I studied cello at university; one motivation for attending seminary was to find my place as a Christian and a performing musician.
During my second year of seminary, my brother invited my husband, Keith, and I, to attend a mission conference. At this point, we had no intention of being overseas missionaries; although we were looking for God’s leading to serve him, we assumed it would be closer to home.
When I met OMF missionaries Tony and Pat Schmidt at that missions conference, they said, ‘Oh, you play cello! We have a cellist in OMF Japan; she plays at outreach concerts at churches.’ That conversation helped to reconcile my calling as a musician with my calling to follow Jesus; I discovered that these two callings were not mutually exclusive.
Fast forward a year and a half; we were serving under Tony and Pat as short-term workers in Sapporo, Japan. Invitations to play Christmas concerts started to come in. I wanted to accept, but I hadn’t met any pianists willing to play the pieces I hoped to perform. One colleague suggested playing with a recorded piano track, but for me, the fellowship and cooperation of playing music with a friend was an end in itself. I continued to practise by myself while praying for a collaborator.
Finally, in November, some missionary colleagues introduced me to pianist Shino Inoue, a member of their church. I was impressed by Shino’s work ethic and her commitment to serving God through music. After a month of feverish practice, we managed to pull together three difficult cello and piano sonatas. The final concert that season was possibly my best concert ever, with about 100 people in the audience.
After our nine months in Japan ended, Keith and I returned to the US. Shino and I exchanged letters; we both hoped to continue playing together. More than anything, Keith and I wanted to return to Japan as long-term missionaries and the letters from Shino were a great encouragement during the waiting time.
A little over a year later, Keith and I returned to Sapporo. I immediately reconnected with Shino. In my absence, Shino had been listening to recordings of cello and piano music; whereas before I had chosen all the music, this time, Shino had several sonatas she wanted to play. Before we received a single concert invitation, we had already started weekly rehearsals.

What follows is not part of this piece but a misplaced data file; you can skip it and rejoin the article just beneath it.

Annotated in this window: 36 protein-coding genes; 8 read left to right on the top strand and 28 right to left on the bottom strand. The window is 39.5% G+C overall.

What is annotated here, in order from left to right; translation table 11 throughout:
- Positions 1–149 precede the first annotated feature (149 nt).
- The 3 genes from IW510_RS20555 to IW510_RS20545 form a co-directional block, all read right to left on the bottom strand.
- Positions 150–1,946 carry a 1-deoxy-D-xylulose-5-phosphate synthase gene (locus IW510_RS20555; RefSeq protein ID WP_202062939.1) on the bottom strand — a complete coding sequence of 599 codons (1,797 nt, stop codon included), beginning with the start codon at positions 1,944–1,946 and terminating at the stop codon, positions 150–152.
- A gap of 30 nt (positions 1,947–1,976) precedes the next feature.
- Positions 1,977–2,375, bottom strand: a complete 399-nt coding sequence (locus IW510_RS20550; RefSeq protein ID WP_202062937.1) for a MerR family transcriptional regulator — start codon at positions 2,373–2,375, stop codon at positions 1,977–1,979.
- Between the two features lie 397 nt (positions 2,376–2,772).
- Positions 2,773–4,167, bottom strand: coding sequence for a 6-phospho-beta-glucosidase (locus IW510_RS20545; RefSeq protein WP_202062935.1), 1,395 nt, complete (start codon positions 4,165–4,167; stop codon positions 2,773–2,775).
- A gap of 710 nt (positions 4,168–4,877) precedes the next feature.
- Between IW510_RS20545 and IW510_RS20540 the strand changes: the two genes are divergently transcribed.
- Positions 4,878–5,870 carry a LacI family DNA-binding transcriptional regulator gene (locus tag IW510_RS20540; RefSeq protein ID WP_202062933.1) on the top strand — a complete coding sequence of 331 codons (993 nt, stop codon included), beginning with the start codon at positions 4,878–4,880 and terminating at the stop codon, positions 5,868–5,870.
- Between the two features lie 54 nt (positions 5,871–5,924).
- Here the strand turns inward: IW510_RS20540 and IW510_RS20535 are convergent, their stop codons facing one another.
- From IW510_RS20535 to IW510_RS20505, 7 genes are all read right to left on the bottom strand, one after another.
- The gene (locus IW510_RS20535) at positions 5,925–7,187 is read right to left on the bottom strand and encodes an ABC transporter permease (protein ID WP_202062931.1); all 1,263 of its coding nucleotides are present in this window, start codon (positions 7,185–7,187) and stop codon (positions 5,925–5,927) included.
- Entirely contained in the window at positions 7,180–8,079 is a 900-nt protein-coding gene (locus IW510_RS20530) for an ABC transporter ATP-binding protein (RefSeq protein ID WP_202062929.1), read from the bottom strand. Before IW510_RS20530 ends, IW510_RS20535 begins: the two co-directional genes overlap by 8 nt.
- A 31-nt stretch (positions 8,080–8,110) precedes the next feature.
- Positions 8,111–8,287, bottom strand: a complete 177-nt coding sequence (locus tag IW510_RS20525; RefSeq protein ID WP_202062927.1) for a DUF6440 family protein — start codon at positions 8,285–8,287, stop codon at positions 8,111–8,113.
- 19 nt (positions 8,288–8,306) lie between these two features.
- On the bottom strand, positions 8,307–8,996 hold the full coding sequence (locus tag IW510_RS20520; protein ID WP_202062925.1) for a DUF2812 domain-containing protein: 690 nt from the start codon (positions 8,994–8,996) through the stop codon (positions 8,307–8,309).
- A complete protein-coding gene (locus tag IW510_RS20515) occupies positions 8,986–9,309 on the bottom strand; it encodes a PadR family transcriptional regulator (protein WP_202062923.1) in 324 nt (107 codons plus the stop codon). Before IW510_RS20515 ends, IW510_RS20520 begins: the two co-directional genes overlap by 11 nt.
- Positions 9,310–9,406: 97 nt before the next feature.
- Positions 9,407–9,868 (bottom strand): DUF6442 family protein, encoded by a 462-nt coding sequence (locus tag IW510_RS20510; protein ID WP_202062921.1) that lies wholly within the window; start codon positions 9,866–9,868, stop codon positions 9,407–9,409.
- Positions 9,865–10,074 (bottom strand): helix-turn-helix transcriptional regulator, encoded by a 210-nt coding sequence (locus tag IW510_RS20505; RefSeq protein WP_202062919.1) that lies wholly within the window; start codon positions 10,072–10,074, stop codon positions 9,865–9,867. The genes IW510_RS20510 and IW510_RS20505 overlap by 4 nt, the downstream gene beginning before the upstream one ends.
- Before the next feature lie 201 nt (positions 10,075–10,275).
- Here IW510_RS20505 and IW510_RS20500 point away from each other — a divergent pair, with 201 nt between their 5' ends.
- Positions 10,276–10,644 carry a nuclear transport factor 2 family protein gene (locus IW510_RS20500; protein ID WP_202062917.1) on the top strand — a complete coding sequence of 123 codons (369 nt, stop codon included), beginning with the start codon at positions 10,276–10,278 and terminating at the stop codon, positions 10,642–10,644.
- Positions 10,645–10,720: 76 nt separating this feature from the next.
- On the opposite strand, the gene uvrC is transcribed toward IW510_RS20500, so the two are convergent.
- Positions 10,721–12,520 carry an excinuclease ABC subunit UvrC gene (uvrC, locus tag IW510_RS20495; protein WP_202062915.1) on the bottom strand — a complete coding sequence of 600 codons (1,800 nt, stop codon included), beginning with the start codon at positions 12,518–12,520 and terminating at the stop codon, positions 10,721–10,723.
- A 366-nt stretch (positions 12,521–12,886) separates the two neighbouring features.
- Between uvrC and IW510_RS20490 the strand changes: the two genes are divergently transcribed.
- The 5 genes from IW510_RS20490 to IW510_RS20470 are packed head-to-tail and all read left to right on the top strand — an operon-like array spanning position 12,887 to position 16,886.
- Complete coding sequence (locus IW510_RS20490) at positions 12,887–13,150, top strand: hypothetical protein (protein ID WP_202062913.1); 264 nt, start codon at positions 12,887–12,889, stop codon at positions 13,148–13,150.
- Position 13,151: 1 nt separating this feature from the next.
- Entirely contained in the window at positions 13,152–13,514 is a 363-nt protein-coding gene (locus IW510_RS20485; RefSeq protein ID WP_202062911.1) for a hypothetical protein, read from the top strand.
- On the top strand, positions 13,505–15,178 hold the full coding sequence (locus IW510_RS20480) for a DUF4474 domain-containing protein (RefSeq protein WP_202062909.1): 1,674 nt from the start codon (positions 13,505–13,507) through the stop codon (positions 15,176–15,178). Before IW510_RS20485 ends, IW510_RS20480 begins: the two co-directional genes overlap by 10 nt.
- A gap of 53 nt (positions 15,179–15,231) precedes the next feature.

Even with a busy schedule at language school, I looked forward to rehearsals. We often spent just as much time drinking tea and talking as practising. At first we mostly talked about music, but gradually we started sharing about our joys and struggles and praying for one another. Shino became more than just a colleague; she was a friend.
We started working on the Schubert ‘Arpeggione’ Sonata, a difficult piece that Shino chose. I had wanted to learn it for a long time, but gave up because of the difficulty. Shino’s encouragement gave me the motivation to keep working on the piece even when I felt as if my practising was going nowhere.
We now find that, even if a Japanese person isn’t interested in Christianity, he or she may be interested in attending a concert. Our concerts give members of various churches the chance to bring friends who will then have a first contact with the church. Usually we play several cello and piano pieces and I give my testimony or a short message. Churches can make requests for certain pieces of music; sometimes we add seasonally appropriate songs.
One highlight was an Easter concert. Shino and I told the Easter story interspersed with music we chose to fit each part of the story. The pieces of music served as pauses in the narrative, allowing the guests to reflect on what they had heard.
Although we sometimes play concerts at our own churches, we often have opportunities to visit and support other churches. Most Japanese Christians spend their whole life at the same church, rarely visiting other churches; we have been blessed with the opportunity to share fellowship with Christians all over the island of Hokkaido. We plant lots of seeds, but we rarely hear about the fruit of our work. We pray for the concert guests and entrust the follow-up work to the host churches and the Holy Spirit.
It was almost five years ago that Shino and I first played together. I thank God for giving me a wonderful colleague in bringing the Gospel to the Japanese people, and a means of serving using the gifts God has given us.